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China unveils measures to increase inbound FDI

While the number of newly registered foreign invested enterprises (FIEs) in China continues to grow year-on-year, FDI has not kept pace

While the number of newly registered foreign invested enterprises (FIEs) in China continues to grow year-on-year, FDI has not kept pace.

A slight annual decline in FDI reflects the long-term shift of foreign investment from manufacturing into the service sector.

The Chinese government understands the importance of FDI to the country’s economy, and at a July 2017 meeting it proposed measures to encourage more of it.

Negative list system

With the creation of the Shanghai Free Trade Zone in 2013, a ‘negative list’ system was established, which outlines the sectors where foreign investments are restricted. Since then, five other free trade zones (FTZs) have been created, and the negative list method has been adopted in all cases.

In tandem, these negative lists have been modified to allow foreign investment participation in a wider range of industries and project types, and the negative list method is now also used outside the FTZs.

Simplifying rules and regulations

In addition to mandating a wider range of permitted foreign investments, the State Council instructed the ministries to improve the overall business environment for foreign investors by simplifying relevant laws and regulations, and by repealing regulations that may conflict with the goal of encouraging wider foreign investment.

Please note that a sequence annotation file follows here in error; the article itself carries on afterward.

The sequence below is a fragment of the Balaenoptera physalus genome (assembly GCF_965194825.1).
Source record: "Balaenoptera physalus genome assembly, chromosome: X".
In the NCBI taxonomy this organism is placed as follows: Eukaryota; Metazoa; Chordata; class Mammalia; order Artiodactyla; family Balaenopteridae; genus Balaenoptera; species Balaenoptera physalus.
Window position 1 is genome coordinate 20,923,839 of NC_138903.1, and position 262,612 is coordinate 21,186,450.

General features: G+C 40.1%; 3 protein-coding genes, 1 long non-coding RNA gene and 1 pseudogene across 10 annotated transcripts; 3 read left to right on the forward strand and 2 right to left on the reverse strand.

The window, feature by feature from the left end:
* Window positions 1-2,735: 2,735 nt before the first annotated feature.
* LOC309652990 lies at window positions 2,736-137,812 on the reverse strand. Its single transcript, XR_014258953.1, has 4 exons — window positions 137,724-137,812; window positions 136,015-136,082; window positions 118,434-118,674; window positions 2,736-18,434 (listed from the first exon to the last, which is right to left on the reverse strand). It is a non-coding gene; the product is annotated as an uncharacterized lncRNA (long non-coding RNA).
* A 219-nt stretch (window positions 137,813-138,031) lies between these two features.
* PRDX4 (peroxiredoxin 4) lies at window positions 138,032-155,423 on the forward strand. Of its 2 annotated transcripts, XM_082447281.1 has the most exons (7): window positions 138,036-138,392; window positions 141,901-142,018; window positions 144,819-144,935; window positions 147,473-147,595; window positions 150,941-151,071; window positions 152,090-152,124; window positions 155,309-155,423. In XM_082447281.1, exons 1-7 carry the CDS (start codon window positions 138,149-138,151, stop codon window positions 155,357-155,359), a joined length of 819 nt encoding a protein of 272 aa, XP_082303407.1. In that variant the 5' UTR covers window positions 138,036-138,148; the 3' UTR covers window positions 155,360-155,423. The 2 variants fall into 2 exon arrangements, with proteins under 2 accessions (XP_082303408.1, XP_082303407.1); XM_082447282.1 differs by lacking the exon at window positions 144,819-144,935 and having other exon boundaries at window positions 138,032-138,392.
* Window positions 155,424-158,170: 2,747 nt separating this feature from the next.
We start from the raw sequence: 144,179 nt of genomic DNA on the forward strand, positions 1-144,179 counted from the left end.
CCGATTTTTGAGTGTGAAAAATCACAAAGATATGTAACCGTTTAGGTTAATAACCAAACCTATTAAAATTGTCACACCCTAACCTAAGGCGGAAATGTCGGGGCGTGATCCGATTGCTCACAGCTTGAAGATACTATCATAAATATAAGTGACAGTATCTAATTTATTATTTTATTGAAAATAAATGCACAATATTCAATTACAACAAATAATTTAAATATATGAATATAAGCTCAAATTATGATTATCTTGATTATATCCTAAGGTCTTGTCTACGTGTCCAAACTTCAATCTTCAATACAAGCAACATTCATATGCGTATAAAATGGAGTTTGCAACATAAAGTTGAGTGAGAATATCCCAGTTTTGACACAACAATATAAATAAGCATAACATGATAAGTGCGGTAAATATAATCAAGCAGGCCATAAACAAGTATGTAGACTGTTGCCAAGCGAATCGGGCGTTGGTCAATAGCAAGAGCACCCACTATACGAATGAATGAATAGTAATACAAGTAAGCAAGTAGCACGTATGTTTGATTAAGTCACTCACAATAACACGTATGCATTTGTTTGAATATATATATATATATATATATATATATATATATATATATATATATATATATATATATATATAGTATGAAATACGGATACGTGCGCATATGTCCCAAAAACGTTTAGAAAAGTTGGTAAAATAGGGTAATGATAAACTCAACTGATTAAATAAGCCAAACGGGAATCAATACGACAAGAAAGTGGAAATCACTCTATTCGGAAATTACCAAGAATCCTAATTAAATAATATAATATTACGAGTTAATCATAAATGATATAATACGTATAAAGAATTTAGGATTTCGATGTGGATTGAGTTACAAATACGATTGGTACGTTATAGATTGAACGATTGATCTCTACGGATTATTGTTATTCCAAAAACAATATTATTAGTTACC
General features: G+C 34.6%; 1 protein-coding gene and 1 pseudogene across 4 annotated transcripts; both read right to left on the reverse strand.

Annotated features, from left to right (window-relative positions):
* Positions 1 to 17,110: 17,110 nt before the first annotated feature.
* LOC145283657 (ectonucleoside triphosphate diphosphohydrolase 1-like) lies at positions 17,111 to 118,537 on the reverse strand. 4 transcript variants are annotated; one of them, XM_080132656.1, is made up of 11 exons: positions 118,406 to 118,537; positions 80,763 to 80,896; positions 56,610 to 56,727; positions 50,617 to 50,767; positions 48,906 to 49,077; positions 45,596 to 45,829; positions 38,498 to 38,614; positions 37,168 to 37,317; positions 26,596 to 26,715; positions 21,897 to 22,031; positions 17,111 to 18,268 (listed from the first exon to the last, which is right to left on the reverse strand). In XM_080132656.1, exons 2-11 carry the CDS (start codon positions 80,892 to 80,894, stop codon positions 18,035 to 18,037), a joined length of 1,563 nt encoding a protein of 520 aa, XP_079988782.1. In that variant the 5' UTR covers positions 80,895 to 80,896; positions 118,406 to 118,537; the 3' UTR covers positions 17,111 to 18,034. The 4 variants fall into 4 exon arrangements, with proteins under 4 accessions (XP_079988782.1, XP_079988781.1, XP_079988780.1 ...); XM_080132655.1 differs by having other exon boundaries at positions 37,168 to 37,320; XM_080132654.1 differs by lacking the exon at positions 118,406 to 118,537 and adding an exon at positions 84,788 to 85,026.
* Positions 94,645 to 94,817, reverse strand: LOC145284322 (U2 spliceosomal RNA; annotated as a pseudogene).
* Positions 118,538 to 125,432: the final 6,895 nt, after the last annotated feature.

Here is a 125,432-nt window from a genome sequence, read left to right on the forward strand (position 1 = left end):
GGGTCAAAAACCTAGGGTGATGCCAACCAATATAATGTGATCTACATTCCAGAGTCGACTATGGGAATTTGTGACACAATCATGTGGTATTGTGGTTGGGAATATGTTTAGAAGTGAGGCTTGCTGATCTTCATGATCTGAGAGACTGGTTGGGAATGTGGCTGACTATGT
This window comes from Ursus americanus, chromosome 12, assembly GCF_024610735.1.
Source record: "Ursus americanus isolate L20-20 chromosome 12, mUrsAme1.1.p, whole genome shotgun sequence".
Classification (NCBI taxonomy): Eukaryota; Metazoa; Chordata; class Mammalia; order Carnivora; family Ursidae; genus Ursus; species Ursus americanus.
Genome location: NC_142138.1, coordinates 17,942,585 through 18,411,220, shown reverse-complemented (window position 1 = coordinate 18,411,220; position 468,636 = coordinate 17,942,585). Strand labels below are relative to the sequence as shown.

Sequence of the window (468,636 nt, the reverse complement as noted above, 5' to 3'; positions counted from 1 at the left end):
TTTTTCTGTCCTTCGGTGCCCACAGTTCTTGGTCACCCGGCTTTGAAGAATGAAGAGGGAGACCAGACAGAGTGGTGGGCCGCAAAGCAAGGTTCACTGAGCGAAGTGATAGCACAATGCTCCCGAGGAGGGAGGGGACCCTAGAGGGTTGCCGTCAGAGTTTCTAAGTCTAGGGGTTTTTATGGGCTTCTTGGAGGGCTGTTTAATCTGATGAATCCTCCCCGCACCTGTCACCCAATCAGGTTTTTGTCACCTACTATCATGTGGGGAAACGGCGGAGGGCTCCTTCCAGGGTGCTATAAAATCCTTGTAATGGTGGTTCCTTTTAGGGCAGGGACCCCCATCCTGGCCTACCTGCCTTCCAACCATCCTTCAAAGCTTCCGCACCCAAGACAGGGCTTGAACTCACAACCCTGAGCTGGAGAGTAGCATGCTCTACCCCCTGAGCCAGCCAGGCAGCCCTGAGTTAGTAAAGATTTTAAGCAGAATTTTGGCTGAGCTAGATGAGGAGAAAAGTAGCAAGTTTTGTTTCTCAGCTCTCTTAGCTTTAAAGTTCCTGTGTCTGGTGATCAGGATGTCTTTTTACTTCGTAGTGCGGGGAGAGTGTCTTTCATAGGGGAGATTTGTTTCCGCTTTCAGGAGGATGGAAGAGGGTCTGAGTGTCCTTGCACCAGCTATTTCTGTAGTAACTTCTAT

Not only are the rules and regulations for FIE registration and ongoing compliance being relaxed as part of this effort, but communication channels for foreign investors with government authorities are also being improved. One example is a policy introduced in November 2017 by several key government agencies to allow FIE participation in discussions and development of national standards related to doing business in China.

Other government mandates include improving protection of cross-border profits and earnings transfers; supporting foreign investors that engage in M&A activities with domestic companies, allowing foreign investor participation in mixed ownership of state-owned businesses, and improving protection of FIE intellectual property.

Tax incentives

Harking back to the days of freely offered tax incentives, the government has also requested the modification of certain tax policies. In response, the State Administration of Taxation and several other ministries issued a notice in December 2017 to eliminate withholding tax when foreign investors that own FIEs directly reinvest profits distributed by the FIEs. Reinvestment must be in priority industries as listed in the Catalogue for the Guidance of Foreign Investment Industries, and must result in either registration of a new FIE or purchase of equity in an existing company.

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